Day 1

 

Everyone who called, sent texts, posted words of encouragement, opened spaces for conversation and dialogue, offered hugs and a laugh to spare.

T H A N K  Y O U.

This is what keeps my resolve and faith in humanity regardless of any challenges that are ahead.

 

This election was one that was met with a heavy heart. Another weight to add to the load of injustices I’ve been able to mend and fix up so far, brush off or not even give the time of day because that’s how I survive.

This morning I woke up to the news of our new president-elect.

As a woman I was sickened.

I’ve been there for close friends who have been victims of atrocious acts committed against them solely in the name of what Donald Trump considers “locker room talk.” To this day, they still have not obtained any sort of justice.

I know the taste of bile in my mouth because I remember a year of terror I lived through when I was stalked constantly by an individual simply because I said, “No, I’m not interested in you.

I remember the day I removed that taste of bile from my mouth when I stood over a man stalking a close friend of mine and started screaming obscenities at him for being such a despicable human being while other men much more physically capable of handling this mongrel (mind you I’m 5 feet, 1.5 inches, 110 pounds ― when the wind blows I sway a bit ) did absolutely nothing.

As an African-American and a woman of color I felt cheated.

I know what its like to have the police pull you over on a dark secluded road, call for back up, approach the car yelling “policía, policía” and ask your friend if her papers are “correct” all because she forgot to turn on her lights pulling out of a “Spanish business establishment.” By the way, none of us were of Spanish descent.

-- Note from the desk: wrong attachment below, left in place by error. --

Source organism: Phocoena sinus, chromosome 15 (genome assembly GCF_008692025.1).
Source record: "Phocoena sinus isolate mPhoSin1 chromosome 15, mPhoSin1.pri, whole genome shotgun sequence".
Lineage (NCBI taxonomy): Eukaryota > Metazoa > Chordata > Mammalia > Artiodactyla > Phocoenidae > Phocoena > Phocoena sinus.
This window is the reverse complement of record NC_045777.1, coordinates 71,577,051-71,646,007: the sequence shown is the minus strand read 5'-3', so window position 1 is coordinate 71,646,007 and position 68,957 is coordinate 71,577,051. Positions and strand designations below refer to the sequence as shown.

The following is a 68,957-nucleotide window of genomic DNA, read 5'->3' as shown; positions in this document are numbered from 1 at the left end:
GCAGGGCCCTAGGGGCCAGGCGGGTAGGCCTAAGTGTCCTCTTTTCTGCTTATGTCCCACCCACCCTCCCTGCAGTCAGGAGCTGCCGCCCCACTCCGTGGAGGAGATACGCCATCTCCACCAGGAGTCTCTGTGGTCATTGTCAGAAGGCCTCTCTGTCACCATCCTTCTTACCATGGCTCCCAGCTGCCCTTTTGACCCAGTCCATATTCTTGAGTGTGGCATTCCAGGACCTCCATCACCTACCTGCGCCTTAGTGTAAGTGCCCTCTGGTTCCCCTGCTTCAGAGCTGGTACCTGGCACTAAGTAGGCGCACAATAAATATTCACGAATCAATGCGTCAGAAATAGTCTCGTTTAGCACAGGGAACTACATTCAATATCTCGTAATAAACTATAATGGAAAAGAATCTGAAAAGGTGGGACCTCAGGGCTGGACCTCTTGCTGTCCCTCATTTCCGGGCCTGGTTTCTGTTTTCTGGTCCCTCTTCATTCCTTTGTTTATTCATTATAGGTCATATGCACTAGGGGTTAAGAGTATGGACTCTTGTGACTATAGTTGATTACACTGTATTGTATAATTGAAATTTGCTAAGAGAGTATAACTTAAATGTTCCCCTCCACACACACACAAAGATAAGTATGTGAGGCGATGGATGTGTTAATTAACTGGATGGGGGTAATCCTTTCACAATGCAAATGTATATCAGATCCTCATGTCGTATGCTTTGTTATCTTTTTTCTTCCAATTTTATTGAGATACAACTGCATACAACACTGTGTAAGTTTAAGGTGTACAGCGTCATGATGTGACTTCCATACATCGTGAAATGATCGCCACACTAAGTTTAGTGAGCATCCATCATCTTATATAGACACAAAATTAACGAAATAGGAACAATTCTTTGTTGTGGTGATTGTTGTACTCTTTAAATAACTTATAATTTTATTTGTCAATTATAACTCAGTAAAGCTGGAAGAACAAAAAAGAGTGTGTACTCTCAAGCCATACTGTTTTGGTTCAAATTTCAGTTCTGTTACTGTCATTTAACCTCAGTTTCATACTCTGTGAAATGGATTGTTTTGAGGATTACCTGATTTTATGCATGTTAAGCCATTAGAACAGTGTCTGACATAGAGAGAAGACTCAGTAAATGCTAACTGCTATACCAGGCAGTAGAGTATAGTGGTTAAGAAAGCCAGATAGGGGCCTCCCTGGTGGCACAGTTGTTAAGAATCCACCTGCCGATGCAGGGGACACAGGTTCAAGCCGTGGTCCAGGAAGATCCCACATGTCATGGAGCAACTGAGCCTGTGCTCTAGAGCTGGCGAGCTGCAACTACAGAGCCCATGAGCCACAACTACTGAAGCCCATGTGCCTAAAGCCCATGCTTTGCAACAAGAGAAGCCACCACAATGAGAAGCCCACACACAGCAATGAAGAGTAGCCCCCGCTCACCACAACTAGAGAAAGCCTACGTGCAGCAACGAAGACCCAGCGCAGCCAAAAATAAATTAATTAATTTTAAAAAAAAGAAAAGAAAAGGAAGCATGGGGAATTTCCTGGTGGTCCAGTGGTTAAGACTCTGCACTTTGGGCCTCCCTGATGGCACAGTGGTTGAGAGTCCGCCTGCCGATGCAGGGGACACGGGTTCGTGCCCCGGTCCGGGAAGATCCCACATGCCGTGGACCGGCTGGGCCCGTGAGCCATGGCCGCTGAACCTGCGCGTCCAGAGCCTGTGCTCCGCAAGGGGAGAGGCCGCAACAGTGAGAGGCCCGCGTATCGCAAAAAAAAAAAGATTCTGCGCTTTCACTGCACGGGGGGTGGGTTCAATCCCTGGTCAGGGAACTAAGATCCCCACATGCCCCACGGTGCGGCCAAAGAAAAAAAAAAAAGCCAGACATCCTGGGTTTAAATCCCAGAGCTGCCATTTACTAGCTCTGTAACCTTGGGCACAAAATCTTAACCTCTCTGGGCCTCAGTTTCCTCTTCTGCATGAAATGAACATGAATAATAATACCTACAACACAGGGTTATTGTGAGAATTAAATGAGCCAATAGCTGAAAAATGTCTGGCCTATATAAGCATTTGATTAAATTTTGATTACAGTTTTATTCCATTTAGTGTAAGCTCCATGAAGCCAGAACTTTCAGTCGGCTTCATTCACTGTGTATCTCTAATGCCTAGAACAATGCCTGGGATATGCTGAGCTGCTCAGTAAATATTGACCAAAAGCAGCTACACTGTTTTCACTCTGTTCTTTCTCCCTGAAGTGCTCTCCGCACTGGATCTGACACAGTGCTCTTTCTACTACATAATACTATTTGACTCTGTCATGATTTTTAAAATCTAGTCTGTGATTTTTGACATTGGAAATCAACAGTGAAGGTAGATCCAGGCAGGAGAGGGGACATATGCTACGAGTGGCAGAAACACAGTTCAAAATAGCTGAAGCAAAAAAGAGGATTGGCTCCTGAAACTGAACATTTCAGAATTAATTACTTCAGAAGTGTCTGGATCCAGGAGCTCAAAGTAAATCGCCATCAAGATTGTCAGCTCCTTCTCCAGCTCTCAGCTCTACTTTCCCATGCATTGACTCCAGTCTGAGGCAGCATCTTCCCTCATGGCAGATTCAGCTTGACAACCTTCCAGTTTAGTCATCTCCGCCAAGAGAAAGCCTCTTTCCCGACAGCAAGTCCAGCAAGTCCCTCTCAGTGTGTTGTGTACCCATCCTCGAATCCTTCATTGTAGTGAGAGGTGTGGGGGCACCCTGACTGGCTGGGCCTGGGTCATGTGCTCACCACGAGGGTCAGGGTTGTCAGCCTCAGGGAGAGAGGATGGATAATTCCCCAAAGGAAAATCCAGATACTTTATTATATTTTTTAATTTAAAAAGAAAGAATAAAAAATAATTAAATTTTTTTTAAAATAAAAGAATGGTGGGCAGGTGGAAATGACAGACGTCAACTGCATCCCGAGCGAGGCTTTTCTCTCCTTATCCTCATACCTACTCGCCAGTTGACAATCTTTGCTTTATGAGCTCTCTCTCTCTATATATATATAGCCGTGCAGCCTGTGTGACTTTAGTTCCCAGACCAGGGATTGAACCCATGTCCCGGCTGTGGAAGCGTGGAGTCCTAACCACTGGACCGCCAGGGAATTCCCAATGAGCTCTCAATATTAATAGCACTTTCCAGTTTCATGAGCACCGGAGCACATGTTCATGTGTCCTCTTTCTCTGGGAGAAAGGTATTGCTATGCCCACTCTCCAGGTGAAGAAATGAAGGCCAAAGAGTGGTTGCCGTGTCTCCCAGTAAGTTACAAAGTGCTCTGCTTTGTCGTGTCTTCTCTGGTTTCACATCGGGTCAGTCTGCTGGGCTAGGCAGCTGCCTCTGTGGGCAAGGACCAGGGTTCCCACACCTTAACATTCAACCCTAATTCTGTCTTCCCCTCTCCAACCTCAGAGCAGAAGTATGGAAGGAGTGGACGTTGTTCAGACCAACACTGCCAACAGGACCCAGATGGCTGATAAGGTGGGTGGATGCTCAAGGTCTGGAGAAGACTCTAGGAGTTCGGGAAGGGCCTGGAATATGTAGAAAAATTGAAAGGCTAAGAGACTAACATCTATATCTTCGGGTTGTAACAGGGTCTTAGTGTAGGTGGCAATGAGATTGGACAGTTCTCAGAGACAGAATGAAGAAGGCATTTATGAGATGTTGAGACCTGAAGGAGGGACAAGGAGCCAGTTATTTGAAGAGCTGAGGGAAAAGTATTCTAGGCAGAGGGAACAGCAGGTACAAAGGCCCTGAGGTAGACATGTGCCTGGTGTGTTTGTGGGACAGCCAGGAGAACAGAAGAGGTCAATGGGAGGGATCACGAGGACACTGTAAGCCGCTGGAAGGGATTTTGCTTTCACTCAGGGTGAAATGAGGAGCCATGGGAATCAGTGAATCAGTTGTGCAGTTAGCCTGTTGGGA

I know what it’s like to drive past the state capital every day and watch the Confederate flag wave until nine lives were finally lost and humanity decided that physical artifacts of racism and white supremacy should be removed.

As a Muslim, that’s when I think I began to cry on the inside.

I know what it’s like to have a woman yell outside her car window “I HOPE YOU HAVE A STROKE AND DIE” or “YOU WHORE” and stand there in absolute disbelief because you don’t know this woman, but it all makes sense as you notice the TRUMP bumper sticker on her car.

I know what its like to listen to your loved one narrate their voting day experience, how they had to verify their citizenship, and you’re sitting at your desk at work a thousand miles away feeling utterly helpless and defeated.

I know what it’s like to visit 13 different stores at a shopping outlet in suburbia America with a fellow Muslim, only to have two people out of the 13 stores greet you and your friend as you walk in, and it’s only because one of them used to live in Abu Dubai and the other person was another person of color.

I know what it’s like to sit in the living room of your best friend’s apartment in the middle of rural South Carolina, tears streaming down your face as you watch the news report of three Muslims being shot over a parking dispute because their lives mirror your own.

I will always be a Muslim American Woman of Color, and nothing will change that. I’m definitely not going to let fear or ignorance define what that means either.

My faith keeps me strong, keeps my resolve and is my resilience.

My skin is my shield, a constant reminder that millions before me have shed blood, sweat, and tears. I may have to do the same to ensure the future I want for my children and fellow POCs and I welcome that challenge with every inch of this skin.

My gender keeps heaven at the feet of my mother, and my vision of a world where those who believe they have free reign of my body and my sexuality are held accountable stays afresh in my mind.

Day 1: I’ve mourned.

Today: I stand my ground and mourn no more.

Day 2 of 1453 days to Election Day 2020.

CONVERSATIONS